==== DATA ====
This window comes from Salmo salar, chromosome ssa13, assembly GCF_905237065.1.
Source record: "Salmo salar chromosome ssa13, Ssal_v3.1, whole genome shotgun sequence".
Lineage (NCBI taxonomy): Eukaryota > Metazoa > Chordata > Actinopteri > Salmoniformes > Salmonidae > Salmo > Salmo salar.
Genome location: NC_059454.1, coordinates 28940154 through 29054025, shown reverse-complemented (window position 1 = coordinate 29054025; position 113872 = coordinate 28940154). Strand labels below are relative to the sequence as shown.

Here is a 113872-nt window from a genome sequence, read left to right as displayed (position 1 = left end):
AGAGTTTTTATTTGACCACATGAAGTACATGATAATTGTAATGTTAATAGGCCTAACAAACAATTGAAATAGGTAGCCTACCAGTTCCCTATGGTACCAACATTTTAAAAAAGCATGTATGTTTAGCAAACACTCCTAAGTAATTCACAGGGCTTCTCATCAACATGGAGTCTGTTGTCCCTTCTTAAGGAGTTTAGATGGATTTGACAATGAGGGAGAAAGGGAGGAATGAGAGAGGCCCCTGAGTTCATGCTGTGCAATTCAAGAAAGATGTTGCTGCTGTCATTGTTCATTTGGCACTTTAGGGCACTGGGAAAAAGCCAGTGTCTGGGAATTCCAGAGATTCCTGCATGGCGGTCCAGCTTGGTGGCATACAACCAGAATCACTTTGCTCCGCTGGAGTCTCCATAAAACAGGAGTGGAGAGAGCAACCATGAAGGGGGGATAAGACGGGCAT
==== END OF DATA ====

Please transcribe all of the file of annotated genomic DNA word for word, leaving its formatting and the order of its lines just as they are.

This window comes from Salmo salar, chromosome ssa13, assembly GCF_905237065.1.
Source record: "Salmo salar chromosome ssa13, Ssal_v3.1, whole genome shotgun sequence".
Lineage (NCBI taxonomy): Eukaryota > Metazoa > Chordata > Actinopteri > Salmoniformes > Salmonidae > Salmo > Salmo salar.
Genome location: NC_059454.1, coordinates 28940154 through 29054025, shown reverse-complemented (window position 1 = coordinate 29054025; position 113872 = coordinate 28940154). Strand labels below are relative to the sequence as shown.

Here is a 113872-nt window from a genome sequence, read left to right as displayed (position 1 = left end):
AGAGTTTTTATTTGACCACATGAAGTACATGATAATTGTAATGTTAATAGGCCTAACAAACAATTGAAATAGGTAGCCTACCAGTTCCCTATGGTACCAACATTTTAAAAAAGCATGTATGTTTAGCAAACACTCCTAAGTAATTCACAGGGCTTCTCATCAACATGGAGTCTGTTGTCCCTTCTTAAGGAGTTTAGATGGATTTGACAATGAGGGAGAAAGGGAGGAATGAGAGAGGCCCCTGAGTTCATGCTGTGCAATTCAAGAAAGATGTTGCTGCTGTCATTGTTCATTTGGCACTTTAGGGCACTGGGAAAAAGCCAGTGTCTGGGAATTCCAGAGATTCCTGCATGGCGGTCCAGCTTGGTGGCATACAACCAGAATCACTTTGCTCCGCTGGAGTCTCCATAAAACAGGAGTGGAGAGAGCAACCATGAAGGGGGGATAAGACGGGCAT